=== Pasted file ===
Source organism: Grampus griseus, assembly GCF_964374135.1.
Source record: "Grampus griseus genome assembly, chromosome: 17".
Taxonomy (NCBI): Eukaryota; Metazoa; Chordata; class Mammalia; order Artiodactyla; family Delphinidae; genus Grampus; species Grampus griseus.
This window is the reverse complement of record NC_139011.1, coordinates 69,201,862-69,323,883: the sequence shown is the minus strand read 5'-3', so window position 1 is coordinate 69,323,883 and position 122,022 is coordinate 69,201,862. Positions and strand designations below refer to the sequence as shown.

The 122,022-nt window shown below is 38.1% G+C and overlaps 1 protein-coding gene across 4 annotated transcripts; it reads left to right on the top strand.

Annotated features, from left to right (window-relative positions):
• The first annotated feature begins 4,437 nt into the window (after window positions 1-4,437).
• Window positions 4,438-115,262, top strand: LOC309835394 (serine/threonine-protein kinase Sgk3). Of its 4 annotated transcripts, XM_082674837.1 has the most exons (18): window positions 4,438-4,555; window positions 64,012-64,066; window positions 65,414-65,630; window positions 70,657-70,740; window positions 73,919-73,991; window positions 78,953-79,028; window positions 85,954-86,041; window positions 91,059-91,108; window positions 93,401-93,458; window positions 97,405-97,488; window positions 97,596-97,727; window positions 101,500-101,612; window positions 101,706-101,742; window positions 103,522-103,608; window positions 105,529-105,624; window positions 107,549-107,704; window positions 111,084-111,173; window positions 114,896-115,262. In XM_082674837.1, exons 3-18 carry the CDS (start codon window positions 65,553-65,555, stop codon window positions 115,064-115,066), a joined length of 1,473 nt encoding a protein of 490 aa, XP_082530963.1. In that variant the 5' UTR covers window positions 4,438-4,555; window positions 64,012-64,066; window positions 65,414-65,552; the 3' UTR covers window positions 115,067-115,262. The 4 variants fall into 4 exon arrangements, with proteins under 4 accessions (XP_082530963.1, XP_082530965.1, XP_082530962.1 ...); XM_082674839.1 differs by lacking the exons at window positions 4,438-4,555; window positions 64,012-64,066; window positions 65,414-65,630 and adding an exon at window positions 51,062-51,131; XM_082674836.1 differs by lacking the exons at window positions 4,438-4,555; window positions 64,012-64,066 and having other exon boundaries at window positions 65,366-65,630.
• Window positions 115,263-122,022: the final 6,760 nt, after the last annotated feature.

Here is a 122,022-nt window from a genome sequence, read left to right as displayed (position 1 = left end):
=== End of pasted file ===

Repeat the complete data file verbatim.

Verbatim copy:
Source organism: Grampus griseus, assembly GCF_964374135.1.
Source record: "Grampus griseus genome assembly, chromosome: 17".
Taxonomy (NCBI): Eukaryota; Metazoa; Chordata; class Mammalia; order Artiodactyla; family Delphinidae; genus Grampus; species Grampus griseus.
This window is the reverse complement of record NC_139011.1, coordinates 69,201,862-69,323,883: the sequence shown is the minus strand read 5'-3', so window position 1 is coordinate 69,323,883 and position 122,022 is coordinate 69,201,862. Positions and strand designations below refer to the sequence as shown.

The 122,022-nt window shown below is 38.1% G+C and overlaps 1 protein-coding gene across 4 annotated transcripts; it reads left to right on the top strand.

Annotated features, from left to right (window-relative positions):
• The first annotated feature begins 4,437 nt into the window (after window positions 1-4,437).
• Window positions 4,438-115,262, top strand: LOC309835394 (serine/threonine-protein kinase Sgk3). Of its 4 annotated transcripts, XM_082674837.1 has the most exons (18): window positions 4,438-4,555; window positions 64,012-64,066; window positions 65,414-65,630; window positions 70,657-70,740; window positions 73,919-73,991; window positions 78,953-79,028; window positions 85,954-86,041; window positions 91,059-91,108; window positions 93,401-93,458; window positions 97,405-97,488; window positions 97,596-97,727; window positions 101,500-101,612; window positions 101,706-101,742; window positions 103,522-103,608; window positions 105,529-105,624; window positions 107,549-107,704; window positions 111,084-111,173; window positions 114,896-115,262. In XM_082674837.1, exons 3-18 carry the CDS (start codon window positions 65,553-65,555, stop codon window positions 115,064-115,066), a joined length of 1,473 nt encoding a protein of 490 aa, XP_082530963.1. In that variant the 5' UTR covers window positions 4,438-4,555; window positions 64,012-64,066; window positions 65,414-65,552; the 3' UTR covers window positions 115,067-115,262. The 4 variants fall into 4 exon arrangements, with proteins under 4 accessions (XP_082530963.1, XP_082530965.1, XP_082530962.1 ...); XM_082674839.1 differs by lacking the exons at window positions 4,438-4,555; window positions 64,012-64,066; window positions 65,414-65,630 and adding an exon at window positions 51,062-51,131; XM_082674836.1 differs by lacking the exons at window positions 4,438-4,555; window positions 64,012-64,066 and having other exon boundaries at window positions 65,366-65,630.
• Window positions 115,263-122,022: the final 6,760 nt, after the last annotated feature.

Here is a 122,022-nt window from a genome sequence, read left to right as displayed (position 1 = left end):